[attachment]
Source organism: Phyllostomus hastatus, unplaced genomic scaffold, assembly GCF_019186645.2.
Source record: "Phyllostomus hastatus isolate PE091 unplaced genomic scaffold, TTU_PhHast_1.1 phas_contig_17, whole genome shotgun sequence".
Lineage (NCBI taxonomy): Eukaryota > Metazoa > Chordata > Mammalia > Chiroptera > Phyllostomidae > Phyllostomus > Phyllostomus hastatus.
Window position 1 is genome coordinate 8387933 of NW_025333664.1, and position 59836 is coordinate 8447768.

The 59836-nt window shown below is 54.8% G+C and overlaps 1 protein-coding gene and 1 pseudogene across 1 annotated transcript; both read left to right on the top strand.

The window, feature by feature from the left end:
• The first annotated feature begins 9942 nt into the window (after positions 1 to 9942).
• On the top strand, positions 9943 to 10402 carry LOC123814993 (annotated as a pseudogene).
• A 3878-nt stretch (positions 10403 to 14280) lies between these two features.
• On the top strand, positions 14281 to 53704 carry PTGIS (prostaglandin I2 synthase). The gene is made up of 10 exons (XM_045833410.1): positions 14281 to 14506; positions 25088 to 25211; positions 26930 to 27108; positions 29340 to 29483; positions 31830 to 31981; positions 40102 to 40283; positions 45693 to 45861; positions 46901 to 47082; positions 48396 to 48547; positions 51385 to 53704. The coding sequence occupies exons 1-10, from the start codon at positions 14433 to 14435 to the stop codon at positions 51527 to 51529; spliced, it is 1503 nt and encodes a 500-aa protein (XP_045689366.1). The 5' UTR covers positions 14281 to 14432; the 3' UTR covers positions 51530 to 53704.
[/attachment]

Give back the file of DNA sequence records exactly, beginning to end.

Source organism: Phyllostomus hastatus, unplaced genomic scaffold, assembly GCF_019186645.2.
Source record: "Phyllostomus hastatus isolate PE091 unplaced genomic scaffold, TTU_PhHast_1.1 phas_contig_17, whole genome shotgun sequence".
Lineage (NCBI taxonomy): Eukaryota > Metazoa > Chordata > Mammalia > Chiroptera > Phyllostomidae > Phyllostomus > Phyllostomus hastatus.
Window position 1 is genome coordinate 8387933 of NW_025333664.1, and position 59836 is coordinate 8447768.

The 59836-nt window shown below is 54.8% G+C and overlaps 1 protein-coding gene and 1 pseudogene across 1 annotated transcript; both read left to right on the top strand.

The window, feature by feature from the left end:
• The first annotated feature begins 9942 nt into the window (after positions 1 to 9942).
• On the top strand, positions 9943 to 10402 carry LOC123814993 (annotated as a pseudogene).
• A 3878-nt stretch (positions 10403 to 14280) lies between these two features.
• On the top strand, positions 14281 to 53704 carry PTGIS (prostaglandin I2 synthase). The gene is made up of 10 exons (XM_045833410.1): positions 14281 to 14506; positions 25088 to 25211; positions 26930 to 27108; positions 29340 to 29483; positions 31830 to 31981; positions 40102 to 40283; positions 45693 to 45861; positions 46901 to 47082; positions 48396 to 48547; positions 51385 to 53704. The coding sequence occupies exons 1-10, from the start codon at positions 14433 to 14435 to the stop codon at positions 51527 to 51529; spliced, it is 1503 nt and encodes a 500-aa protein (XP_045689366.1). The 5' UTR covers positions 14281 to 14432; the 3' UTR covers positions 51530 to 53704.